‘Not far from the kingdom of God.’  What a terribly dangerous place to be!  I was brought up on stories about the British Empire and two of them come to mind.  Captain Scott of the Antarctic was ‘not far’ from his supply camp when he and his men perished in the snow.   A relief column was ‘not far’ from Khartoum when General Gordon and his troops were overwhelmed and killed by the Sudanese; and more recently, the car ferry, Herald of Free Enterprise, was ‘not far’ from harbour when it capsized, killing more than a hundred passengers.  John Bunyan wrote in Pilgrim’s Progress, ‘Then I saw that there was a way to hell, even from the gates of heaven.’  Let me put this another way.  Suppose you are in a queue of twenty or thirty people waiting for the last ‘bus home.  The ‘bus arrives and people start climbing aboard.  Just as you are about to get on the ‘bus, the conductor says, “Sorry! We’re full,”  And the ‘bus leaves without you.  It makes no difference whether you are the next person to get on or if there are fifty people ahead of you.  The ‘bus has gone.  You have to walk home.  So it is with the kingdom of God;  being near it doesn’t help at all in the final analysis.  You’re either in the kingdom or outside it; you’re either saved, or you’re lost.

So what was the matter with this man?  Well, when our Lord said to him, “You are not far from the kingdom of God,” I see him as being rather pleased.  Perhaps he went home and said to his wife, “You know, that Jesus of Nazareth says I’m not far from the kingdom of God,” and his wife said, “Oh, that’s nice, dear!”  And perhaps he sat in his favourite chair and thought to himself, “Not far from the kingdom of God, eh?  Not bad!”  You see, he had heard the Lord Jesus say that the greatest commandment was to love God with heat, soul, mind and strength and to loves one’s neighbour as oneself and he had agreed with Him.  But he had never asked himself, “Do I actually do this?” ‘For not the hearers of the law are just in the sight of God, but the doers of the law will be justified’ (Rom 2:13 ).   Are you, the reader happy to stand before God on the Last Day and tell Him that you have kept these two commandments perfectly and constantly?  Of course not!  ‘As it is written, “There is none righteous, no not one”’ (Rom 3:10 ):  not this scribe, not me and not you.  ‘For by the works of the law no flesh shall be justified’ (Gal 2:16 ).  It can’t be done.  To hear God’s law as this scribe had done, to approve of it, even to preach it, can save nobody.  Only perfect obedience can satisfy our thrice-holy God and fallen men and women cannot achieve it.   Worse than that, we are constituted sinners in the eyes of God, and are under His active displeasure.  The Bible tells us, ‘For all have sinned and fall short of the glory of God’ (Rom 3:23 ), and that ‘God is a just Judge; God is angry with the wicked  every day’ (Psalm 7:11 ).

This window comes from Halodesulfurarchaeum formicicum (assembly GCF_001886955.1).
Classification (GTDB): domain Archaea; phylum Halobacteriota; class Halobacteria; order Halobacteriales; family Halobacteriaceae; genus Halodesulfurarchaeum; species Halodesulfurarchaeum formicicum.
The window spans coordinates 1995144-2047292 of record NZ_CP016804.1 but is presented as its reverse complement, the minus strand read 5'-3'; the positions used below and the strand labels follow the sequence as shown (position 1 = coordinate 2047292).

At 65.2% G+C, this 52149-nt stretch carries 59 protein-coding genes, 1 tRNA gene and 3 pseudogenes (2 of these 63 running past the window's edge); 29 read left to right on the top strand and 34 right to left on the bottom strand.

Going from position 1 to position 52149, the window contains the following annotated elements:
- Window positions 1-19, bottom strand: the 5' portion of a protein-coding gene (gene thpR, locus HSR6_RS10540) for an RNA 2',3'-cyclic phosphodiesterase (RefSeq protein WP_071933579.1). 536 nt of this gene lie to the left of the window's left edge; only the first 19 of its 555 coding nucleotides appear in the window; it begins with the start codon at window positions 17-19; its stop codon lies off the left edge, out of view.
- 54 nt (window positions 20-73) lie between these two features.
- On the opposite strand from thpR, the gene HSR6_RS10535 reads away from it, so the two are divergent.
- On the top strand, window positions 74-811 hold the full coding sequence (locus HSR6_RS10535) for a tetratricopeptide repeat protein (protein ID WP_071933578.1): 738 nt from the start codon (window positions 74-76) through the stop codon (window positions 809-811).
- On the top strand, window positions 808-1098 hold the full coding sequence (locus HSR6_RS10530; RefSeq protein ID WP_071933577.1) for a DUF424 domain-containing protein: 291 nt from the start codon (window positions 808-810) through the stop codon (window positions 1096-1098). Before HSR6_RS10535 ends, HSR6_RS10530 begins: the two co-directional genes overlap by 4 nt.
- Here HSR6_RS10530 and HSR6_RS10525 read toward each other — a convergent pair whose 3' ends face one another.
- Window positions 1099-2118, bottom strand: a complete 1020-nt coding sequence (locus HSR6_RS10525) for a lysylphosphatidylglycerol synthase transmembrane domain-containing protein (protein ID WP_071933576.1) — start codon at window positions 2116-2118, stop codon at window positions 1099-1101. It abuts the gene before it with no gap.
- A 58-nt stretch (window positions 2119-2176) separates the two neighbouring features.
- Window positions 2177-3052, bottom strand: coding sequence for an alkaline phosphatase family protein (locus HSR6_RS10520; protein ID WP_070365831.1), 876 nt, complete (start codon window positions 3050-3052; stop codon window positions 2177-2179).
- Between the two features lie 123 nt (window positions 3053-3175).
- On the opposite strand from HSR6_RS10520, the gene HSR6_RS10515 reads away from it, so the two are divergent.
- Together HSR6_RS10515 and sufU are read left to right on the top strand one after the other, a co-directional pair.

If we cannot save ourselves, then what we need is a Saviour:  someone to stand between us and the righteous anger of an outraged God.  We need an ark to shield us from the torrent of God’s wrath; a city of refuge to which we can run to be safe from His justice; a hiding place from His indignation (Isaiah 26:20 ).  In short, we need Jesus Christ.  He is for us a perfect Saviour in every respect.  He has led the life of perfect obedience to God’s commandments that we cannot live; and He has taken upon Himself the punishment that our sins deserve.  There on the cross, all the sins of those who trust in Him are laid upon His sinless shoulders and His perfect righteousness is credited to them.

So what should this Scribe have done?  Well,  there was another way in which he was not far from the kingdom of God;  he had the King standing right in front of him and yet he let Him go away.  He should have laid hold of Him and pleaded with Him:  “Lord Jesus, you’ve got to help me.  If what you’ve said is true, I’m lost!  If these are the greatest commandments, I can’t keep them.  I know I break them every day. What can I do, Lord?  How can a sinner like me get right with God?”  You see, there is only one way to enter the kingdom of God- by repenting of your sins and trusting in the Lord Jesus Christ. And His blood, shed for sinners on the cross.  He tells us, ‘Look to Me and be saved, all you ends of the earth’ (Isaiah 45:22. cf. John 3:15 ); and again, “The one who comes to Me, I will by no means cast out’ (John 6:37 ).  If there is anyone reading this who has not done so before,  come to Jesus in true repentance and faith and you will know sins forgiven and peace with God.